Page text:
Study protocol for randomised clinical trial comparing the effectiveness of side-lying sleep positioning to back-lying at reducing oxygen desaturation resulting from obstructive sleep apnoea in infants with cleft palate (SLUMBRS2)

Research output: Contribution to journalArticlepeer-review

  • External authors:
  • Aleksandra Metryka
  • Claire Cuniffe
  • Hazel J Evans
  • Johanna G Gavlak
  • Nichola Hudson
  • Nigel Kirby
  • Monica Lakhanpaul
  • Azita Rajai
  • Helen Robson
  • Anne Schilder

Abstract

Introduction The craniofacial abnormalities found in infants with cleft palate (CP) decrease their airway patency and increase their risk of obstructive sleep apnoea (OSA). We hypothesise that optimising sleep position in infants with CP may improve airway patency and offer a ‘low-cost, high-impact’ intervention to prevent the negative impacts of OSA. Because cleft centres give inconsistent advice about sleep position: some recommend back-lying and others side-lying, we will compare these in a randomised controlled trial.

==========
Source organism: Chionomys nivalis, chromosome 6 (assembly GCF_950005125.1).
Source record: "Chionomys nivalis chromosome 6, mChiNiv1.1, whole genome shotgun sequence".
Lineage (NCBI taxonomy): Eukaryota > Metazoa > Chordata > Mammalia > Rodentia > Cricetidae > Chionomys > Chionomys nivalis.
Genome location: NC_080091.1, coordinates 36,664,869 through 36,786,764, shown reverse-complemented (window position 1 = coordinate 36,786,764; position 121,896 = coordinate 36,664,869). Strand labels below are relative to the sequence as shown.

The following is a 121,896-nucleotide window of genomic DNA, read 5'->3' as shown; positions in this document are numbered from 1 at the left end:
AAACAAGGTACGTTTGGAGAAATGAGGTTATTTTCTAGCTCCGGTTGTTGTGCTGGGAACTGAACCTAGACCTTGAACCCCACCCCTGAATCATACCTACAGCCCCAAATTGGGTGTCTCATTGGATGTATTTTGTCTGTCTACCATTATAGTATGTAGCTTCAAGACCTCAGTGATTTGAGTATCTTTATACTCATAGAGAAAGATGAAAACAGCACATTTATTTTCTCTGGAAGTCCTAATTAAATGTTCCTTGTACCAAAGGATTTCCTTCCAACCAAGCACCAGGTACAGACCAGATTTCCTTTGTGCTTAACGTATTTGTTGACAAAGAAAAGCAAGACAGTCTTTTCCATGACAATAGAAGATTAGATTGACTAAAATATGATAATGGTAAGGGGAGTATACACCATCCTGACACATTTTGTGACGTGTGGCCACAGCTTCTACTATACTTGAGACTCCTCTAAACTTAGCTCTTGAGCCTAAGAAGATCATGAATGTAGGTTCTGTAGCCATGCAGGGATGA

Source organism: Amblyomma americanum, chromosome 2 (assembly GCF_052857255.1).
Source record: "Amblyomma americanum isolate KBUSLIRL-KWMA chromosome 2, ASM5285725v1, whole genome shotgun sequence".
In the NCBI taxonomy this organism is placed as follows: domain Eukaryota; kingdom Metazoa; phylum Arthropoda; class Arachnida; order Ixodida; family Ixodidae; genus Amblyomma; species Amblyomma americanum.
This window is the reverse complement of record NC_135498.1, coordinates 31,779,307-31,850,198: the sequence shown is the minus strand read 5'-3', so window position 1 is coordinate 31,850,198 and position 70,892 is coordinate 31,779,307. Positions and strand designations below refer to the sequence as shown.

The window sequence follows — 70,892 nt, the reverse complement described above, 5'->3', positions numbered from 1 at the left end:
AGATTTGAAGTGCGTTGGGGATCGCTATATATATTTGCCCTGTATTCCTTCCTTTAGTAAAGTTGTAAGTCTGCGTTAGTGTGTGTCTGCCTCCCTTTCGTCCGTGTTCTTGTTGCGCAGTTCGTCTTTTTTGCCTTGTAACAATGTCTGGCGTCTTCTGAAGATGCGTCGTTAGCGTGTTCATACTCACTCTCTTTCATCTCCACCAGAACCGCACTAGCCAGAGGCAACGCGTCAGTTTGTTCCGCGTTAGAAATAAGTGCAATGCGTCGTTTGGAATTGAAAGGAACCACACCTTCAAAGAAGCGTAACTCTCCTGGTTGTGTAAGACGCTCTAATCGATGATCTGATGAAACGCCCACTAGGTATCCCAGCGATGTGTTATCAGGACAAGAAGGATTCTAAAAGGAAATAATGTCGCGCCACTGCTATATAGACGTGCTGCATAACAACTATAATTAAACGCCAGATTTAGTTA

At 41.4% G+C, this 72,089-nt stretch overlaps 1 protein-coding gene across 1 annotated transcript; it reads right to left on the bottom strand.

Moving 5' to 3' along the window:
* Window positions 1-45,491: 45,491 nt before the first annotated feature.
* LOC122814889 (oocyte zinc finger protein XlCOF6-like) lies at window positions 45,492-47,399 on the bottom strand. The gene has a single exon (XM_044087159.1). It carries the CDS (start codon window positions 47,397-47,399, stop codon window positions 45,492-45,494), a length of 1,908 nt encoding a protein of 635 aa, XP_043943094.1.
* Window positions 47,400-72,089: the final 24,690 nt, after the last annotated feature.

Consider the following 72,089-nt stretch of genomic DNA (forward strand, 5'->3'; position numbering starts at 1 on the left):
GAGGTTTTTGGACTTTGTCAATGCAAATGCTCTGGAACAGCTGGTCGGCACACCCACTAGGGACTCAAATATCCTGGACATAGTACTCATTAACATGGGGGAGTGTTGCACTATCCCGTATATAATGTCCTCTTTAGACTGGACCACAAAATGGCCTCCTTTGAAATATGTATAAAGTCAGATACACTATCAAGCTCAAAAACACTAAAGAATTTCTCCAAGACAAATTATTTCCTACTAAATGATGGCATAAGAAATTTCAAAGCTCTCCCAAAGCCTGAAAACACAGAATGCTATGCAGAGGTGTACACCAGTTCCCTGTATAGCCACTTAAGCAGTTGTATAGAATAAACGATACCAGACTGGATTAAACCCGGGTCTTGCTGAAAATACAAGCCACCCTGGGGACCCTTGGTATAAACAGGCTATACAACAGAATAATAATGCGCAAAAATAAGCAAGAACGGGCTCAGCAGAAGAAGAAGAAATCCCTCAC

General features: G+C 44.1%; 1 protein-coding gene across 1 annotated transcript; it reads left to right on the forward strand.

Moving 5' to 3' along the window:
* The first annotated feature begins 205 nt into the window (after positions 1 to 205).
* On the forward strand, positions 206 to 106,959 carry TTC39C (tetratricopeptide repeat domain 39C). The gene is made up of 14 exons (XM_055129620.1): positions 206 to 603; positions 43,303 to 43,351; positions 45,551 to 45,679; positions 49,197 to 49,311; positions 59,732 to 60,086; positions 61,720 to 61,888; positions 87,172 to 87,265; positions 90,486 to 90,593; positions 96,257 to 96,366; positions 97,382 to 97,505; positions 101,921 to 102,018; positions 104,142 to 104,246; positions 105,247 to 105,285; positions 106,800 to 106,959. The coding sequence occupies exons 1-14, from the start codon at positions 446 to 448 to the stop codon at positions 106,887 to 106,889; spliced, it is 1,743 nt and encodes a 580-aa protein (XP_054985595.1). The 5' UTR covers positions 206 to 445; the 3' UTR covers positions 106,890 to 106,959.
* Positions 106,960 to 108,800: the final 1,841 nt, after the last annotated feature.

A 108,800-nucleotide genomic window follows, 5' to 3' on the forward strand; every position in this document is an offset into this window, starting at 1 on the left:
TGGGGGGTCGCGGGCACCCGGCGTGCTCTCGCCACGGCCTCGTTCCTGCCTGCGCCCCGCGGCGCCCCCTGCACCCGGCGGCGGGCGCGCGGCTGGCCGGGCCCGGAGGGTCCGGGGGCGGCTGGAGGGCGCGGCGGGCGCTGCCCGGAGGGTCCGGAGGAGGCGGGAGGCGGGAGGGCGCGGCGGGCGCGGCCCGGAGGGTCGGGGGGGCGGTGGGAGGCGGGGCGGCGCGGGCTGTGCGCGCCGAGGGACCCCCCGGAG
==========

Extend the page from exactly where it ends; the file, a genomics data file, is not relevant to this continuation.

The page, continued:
Methods and analysis The aim is to determine the clinical effectiveness of side-lying as compared with back-lying sleep positioning in terms of reducing oxygen desaturation resulting from OSA in 244 infants aged 3–5 weeks of age, diagnosed with an isolated CP in/by UK cleft centres. Primary outcome is the 4% Oxygen Desaturation Index measured using pulse oximetry during sleep.

Research plan 1. Multicentre randomised controlled trial of side-lying compared with back-lying sleep positioning in reducing oxygen desaturation resulting from OSA in infants with CP at one month of age. 2. Internal pilot questionnaire-based study to support parents and clinicians regarding study participation, seeking to identify and address any barriers to recruitment. Monitoring data from the internal pilot will be used in the final analysis. 3. Co-development of new UK recommendations with Cleft Lip and Palate Association (CLAPA) regarding sleep position for infants with CP.

Bibliographical metadata

Original languageEnglish
Article numbere049290
JournalBMJ Open
Volume11
Issue number4
Early online date7 Apr 2021
DOIs
Publication statusPublished - 7 Apr 2021